If your seborrheic dermatitis happens to be inflamed, painful or itchy, make sure to check out this Emily Skin Soothers for Red Eczema Rashes. This treatment is made to calm hot, angry skin, as well as crusty or weeping eczema. It also treats bacteria, yeast, and fungus.
For easy application to your scalp, pop it in the microwave for about 5-10 seconds and apply it to the affected area.
Although there is currently no cure for either cradle cap or seborrheic dermatitis, there are several natural cradle cap treatments that can provide natural and safe relief. For chronic conditions as an adult, consider healing from the inside. An elimination diet may be just what you need to find your hidden triggers.
Do you suffer from cradle cap or seborrheic dermatitis?
Let us know what you think are the best natural cradle cap treatments!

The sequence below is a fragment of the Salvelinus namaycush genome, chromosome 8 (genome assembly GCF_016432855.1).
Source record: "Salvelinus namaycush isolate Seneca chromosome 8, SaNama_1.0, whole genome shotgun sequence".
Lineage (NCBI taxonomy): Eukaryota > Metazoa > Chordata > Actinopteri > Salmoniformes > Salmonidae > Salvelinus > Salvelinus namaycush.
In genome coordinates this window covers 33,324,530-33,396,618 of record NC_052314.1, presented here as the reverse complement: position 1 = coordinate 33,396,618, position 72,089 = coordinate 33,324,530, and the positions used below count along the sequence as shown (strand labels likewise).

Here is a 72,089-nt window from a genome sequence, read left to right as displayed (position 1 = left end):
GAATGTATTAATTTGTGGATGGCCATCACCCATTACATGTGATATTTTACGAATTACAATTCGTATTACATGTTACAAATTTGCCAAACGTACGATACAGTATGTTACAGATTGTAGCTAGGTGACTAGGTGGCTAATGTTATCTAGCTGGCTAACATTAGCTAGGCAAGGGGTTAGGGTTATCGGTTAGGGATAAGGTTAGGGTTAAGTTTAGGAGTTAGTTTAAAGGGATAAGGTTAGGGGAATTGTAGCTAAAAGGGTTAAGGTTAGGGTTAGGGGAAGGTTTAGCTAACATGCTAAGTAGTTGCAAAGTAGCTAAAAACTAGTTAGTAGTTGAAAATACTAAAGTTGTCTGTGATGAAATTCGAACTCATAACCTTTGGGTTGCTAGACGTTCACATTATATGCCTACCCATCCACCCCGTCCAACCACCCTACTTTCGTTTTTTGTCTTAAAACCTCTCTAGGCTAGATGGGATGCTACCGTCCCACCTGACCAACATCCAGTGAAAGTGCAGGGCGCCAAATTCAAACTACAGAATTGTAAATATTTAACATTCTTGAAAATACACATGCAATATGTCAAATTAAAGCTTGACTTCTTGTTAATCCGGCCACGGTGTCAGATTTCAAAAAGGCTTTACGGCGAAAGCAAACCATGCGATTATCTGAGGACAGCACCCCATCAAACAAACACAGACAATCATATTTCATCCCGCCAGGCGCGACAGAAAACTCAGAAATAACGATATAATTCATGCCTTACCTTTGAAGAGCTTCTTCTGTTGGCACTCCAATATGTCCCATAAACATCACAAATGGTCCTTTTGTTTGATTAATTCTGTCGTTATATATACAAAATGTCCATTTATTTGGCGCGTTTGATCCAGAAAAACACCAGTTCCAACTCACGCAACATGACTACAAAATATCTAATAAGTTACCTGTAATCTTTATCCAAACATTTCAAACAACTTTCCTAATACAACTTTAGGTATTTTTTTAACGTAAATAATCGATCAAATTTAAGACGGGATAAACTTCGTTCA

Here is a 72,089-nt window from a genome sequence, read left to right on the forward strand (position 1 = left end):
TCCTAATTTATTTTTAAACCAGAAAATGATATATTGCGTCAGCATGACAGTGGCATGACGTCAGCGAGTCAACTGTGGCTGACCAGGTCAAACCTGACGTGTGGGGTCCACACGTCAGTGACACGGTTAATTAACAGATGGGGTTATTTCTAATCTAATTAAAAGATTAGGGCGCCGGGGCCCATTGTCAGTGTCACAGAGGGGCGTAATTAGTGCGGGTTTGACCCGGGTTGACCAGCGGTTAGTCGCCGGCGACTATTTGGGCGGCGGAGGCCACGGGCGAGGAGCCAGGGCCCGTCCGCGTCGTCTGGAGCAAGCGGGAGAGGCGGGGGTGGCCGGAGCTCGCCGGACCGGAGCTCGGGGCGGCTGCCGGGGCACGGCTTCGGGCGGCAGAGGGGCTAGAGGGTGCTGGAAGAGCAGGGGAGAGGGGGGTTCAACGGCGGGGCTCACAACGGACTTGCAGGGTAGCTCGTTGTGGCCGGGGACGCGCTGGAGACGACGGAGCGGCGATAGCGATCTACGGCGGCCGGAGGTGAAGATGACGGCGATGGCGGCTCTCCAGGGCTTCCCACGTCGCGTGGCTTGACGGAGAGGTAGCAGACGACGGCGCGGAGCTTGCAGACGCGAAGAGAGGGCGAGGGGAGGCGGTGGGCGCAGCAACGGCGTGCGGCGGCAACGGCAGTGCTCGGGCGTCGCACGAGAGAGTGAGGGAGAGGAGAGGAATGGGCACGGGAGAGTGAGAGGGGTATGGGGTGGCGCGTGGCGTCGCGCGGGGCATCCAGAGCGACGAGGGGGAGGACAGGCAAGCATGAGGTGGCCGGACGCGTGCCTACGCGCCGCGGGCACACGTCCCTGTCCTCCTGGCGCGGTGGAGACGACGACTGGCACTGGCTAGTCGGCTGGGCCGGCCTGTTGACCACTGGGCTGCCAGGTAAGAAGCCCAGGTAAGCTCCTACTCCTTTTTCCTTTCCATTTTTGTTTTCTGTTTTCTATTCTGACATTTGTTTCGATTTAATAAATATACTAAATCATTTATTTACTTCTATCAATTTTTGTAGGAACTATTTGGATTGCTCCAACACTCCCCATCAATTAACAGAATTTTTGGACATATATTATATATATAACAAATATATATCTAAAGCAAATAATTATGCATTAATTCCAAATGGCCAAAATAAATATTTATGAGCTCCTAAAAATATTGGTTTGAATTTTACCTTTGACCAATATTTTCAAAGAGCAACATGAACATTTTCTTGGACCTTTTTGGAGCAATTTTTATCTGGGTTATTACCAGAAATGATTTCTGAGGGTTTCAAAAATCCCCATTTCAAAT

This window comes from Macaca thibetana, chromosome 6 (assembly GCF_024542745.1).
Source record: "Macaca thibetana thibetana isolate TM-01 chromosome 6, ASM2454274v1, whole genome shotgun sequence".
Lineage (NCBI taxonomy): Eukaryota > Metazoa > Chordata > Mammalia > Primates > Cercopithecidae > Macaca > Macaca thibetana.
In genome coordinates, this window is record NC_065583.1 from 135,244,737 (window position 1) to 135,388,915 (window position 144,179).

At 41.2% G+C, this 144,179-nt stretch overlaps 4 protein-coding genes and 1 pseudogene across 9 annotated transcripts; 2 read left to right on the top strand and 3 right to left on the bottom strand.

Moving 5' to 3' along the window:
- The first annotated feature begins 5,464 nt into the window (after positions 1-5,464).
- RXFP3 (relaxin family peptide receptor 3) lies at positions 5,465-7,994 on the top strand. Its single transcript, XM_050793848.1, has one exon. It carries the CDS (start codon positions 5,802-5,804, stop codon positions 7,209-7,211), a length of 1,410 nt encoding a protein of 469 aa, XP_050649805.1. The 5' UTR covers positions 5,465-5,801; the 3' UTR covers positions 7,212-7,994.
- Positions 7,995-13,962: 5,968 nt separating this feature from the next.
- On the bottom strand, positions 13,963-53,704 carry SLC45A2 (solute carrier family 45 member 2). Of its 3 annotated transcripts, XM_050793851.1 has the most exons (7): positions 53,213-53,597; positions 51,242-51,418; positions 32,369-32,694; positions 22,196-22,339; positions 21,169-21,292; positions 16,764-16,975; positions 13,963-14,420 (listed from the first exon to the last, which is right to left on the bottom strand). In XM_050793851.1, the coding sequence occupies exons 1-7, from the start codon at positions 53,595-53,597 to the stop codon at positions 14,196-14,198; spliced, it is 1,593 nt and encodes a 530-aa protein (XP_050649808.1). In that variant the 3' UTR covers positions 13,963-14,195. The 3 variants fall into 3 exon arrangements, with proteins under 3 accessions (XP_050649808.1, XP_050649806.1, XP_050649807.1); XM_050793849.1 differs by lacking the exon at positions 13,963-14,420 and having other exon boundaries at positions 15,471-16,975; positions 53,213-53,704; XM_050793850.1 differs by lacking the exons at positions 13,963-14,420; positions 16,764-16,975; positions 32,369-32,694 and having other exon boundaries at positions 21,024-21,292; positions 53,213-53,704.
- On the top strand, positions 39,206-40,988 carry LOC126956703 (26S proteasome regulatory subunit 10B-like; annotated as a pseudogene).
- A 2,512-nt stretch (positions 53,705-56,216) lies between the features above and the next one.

Bio: Laura is a contributor and content developer for It’s An Itchy Little World. She is in no way a medical professional. Her comments, suggestions, and reflections are not intended to replace any medical advice. Always seek the help of a medical professional before undertaking any diet or lifestyle changes. Please see It’s An Itchy Little World’s disclaimer for information about affiliate links and more.
Laura is a contributor and content developer for It’s An Itchy Little World. She is in no way a medical professional. Her comments, suggestions, and reflections are not intended to replace any medical advice. Always seek the help of a medical professional before undertaking any diet or lifestyle changes. Please see It’s An Itchy Little World’s disclaimer for information about affiliate links and more.